I love Story Engine. I ran a three-shot with it back in 2000 for a group of five players. It was a story about a Necromancer trying to wrest control of a kingdom from his brother, the king (unbeknownst to him), so he could ressurect his father to be with him again. The characters were commissioned to investigate a cult growing up around the Necromancer, reportedly responsible for a number of attacks: disruption of diamond mining in the North, a raid on a border patrol fort to the south, refusal to pay tribute or taxation in the lands East of the delta, etc.

I started with the back-story. Then I asked each character to create a concept, a number of descriptors, a special power and a special purpose. One player refused the exercise ("Just make up something for me, and I'll play it") and another blew it off entirely. Another created the same character he always played, according to SE rules; I assigned a purpose to his character. Another player really got into the freedom of it. He didn't have a compelling purpose, but he totally invested in his power (lycanthropy of the bear nature). The player who seemed to fit the process hand-in-glove asked to take revenge on a military captain who had betrayed his company and that his power should allow him to return from the grave should he fail in life to avenge his wrongly murdered brothers-in-arms.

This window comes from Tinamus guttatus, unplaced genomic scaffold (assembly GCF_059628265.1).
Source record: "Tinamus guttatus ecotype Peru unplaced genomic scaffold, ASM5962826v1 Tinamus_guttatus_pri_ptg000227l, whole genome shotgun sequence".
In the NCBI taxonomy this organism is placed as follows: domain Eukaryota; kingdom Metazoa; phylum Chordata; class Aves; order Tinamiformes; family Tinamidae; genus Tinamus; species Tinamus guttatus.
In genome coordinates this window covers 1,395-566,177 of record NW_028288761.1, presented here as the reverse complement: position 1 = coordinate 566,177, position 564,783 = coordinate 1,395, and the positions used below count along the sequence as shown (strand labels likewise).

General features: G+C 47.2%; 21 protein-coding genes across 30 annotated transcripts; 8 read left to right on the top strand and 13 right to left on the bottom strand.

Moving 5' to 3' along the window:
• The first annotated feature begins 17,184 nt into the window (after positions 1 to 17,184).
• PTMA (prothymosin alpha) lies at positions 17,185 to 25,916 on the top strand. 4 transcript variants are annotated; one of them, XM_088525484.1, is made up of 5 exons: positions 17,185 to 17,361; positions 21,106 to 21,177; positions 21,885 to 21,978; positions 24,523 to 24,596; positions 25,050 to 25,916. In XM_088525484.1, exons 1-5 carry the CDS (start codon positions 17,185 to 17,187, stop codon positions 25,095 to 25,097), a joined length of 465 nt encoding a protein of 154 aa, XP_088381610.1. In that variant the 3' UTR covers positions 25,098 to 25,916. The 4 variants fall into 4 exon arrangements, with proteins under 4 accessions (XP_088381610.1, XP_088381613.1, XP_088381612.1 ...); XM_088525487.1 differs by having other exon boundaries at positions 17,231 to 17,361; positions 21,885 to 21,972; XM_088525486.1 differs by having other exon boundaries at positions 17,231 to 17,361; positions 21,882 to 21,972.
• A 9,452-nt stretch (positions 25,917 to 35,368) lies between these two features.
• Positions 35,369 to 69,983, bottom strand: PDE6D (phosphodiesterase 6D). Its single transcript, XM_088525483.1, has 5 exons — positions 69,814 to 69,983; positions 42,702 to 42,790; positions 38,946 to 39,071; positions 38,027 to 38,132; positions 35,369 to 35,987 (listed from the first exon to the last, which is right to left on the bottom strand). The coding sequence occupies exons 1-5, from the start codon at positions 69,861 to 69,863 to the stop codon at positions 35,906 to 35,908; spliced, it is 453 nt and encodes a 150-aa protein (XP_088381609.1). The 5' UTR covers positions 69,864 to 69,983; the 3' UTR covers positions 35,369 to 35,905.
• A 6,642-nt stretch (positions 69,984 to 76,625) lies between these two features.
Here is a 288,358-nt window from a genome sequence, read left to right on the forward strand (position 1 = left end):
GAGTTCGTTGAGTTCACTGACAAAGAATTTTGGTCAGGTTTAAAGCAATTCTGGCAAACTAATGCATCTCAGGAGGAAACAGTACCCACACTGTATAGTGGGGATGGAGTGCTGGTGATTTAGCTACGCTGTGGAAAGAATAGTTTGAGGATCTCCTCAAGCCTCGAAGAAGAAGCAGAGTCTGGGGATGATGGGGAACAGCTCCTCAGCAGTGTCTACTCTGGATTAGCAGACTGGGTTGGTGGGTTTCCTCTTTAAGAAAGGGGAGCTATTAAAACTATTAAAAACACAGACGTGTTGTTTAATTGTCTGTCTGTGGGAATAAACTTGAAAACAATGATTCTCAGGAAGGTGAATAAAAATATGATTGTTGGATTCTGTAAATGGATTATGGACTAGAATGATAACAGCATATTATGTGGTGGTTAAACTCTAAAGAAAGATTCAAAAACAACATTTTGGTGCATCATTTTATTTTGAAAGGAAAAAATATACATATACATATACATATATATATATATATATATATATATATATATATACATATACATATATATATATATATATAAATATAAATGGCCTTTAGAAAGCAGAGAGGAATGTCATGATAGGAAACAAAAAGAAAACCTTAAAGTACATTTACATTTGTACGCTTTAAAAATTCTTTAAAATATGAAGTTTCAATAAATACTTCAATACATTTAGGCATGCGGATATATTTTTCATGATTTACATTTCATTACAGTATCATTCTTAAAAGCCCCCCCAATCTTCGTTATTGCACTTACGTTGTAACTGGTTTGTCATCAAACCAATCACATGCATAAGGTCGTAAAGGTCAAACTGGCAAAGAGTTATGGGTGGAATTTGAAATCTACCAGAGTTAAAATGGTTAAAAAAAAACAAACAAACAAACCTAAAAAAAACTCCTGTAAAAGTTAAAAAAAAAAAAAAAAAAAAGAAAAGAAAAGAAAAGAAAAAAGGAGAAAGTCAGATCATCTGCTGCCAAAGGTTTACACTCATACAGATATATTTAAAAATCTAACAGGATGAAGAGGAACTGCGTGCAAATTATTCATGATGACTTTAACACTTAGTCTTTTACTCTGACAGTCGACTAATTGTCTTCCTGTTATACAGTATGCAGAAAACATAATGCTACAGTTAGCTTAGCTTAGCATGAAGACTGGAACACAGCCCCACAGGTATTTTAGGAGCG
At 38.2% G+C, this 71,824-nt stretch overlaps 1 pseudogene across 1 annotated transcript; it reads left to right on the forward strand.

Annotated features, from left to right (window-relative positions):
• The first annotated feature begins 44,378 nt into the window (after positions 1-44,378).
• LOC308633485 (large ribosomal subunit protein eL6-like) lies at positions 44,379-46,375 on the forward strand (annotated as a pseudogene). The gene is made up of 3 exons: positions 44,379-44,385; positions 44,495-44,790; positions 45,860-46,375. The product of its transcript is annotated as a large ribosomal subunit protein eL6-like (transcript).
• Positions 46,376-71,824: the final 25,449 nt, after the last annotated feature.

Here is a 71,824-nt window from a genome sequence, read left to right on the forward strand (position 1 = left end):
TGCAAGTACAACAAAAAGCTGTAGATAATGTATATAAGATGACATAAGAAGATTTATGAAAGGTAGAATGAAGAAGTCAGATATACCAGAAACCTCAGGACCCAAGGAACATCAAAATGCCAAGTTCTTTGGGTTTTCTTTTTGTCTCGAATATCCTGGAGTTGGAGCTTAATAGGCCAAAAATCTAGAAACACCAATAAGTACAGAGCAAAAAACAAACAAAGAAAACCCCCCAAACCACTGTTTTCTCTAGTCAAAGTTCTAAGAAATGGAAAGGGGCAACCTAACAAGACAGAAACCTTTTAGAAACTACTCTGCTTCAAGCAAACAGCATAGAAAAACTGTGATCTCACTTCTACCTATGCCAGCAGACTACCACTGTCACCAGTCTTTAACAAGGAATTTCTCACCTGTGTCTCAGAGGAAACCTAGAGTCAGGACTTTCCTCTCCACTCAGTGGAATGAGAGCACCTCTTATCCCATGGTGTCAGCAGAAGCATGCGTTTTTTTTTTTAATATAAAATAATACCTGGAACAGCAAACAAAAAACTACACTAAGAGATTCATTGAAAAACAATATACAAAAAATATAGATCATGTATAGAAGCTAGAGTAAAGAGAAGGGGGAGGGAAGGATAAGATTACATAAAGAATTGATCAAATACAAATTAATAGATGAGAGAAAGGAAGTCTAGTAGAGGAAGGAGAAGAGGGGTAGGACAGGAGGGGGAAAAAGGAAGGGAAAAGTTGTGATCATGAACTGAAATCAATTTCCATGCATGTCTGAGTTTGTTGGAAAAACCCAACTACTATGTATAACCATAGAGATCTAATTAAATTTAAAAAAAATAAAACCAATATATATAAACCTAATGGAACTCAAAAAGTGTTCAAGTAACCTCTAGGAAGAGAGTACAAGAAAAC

Not surprisingly, players that didn't click with chargen struggled with everything else. Some highlights:

    [*]Unanimous agreement on the best scene in the campaign: the characters entered a beer hall in an Eastern Delta town, infested with cultists; characters wandered one by one to the brothel where they made their way upstairs by various means to an orgy for the Necromancer's war general and recruiter.
    [*]First brush with lethality: one character took a sword wound in the first session that he carried to the final scene.
    [*]A tomb raid for a weapon to destroy the walking dead, protected by nothing more than mechanical traps and hordes of pests a la Indiana Jones.
    [*]The Scarlet Rider revealled her identity as the king's daughter in the final battle as he lay dying at her feet.
    [/list:u]

    I learned sooo much from reading SE and running this campaign. I spent $1k to convert my mom's living room into a haunted house setting. My workers and I created tarps out of plastic garbage sacks to mask all modern props. I bought a costume and make-up kit to become the Necromancer. I had a walking staff, a lantern, cosmetic contacts and a live crow. I spoke in character more often than not.  During breaks, my brother refused to be in the same room with me, saying I was "too evil." I rented a dry-ice fogger, installed a curtain divider and masked the windows with corrugated boxes. I bought handfuls of dice and placed them in clear glass bowls beween huge, red candles on the players' table. I created my own three-tiered GM screen, spray-painted black, of course. It was a helluva thing.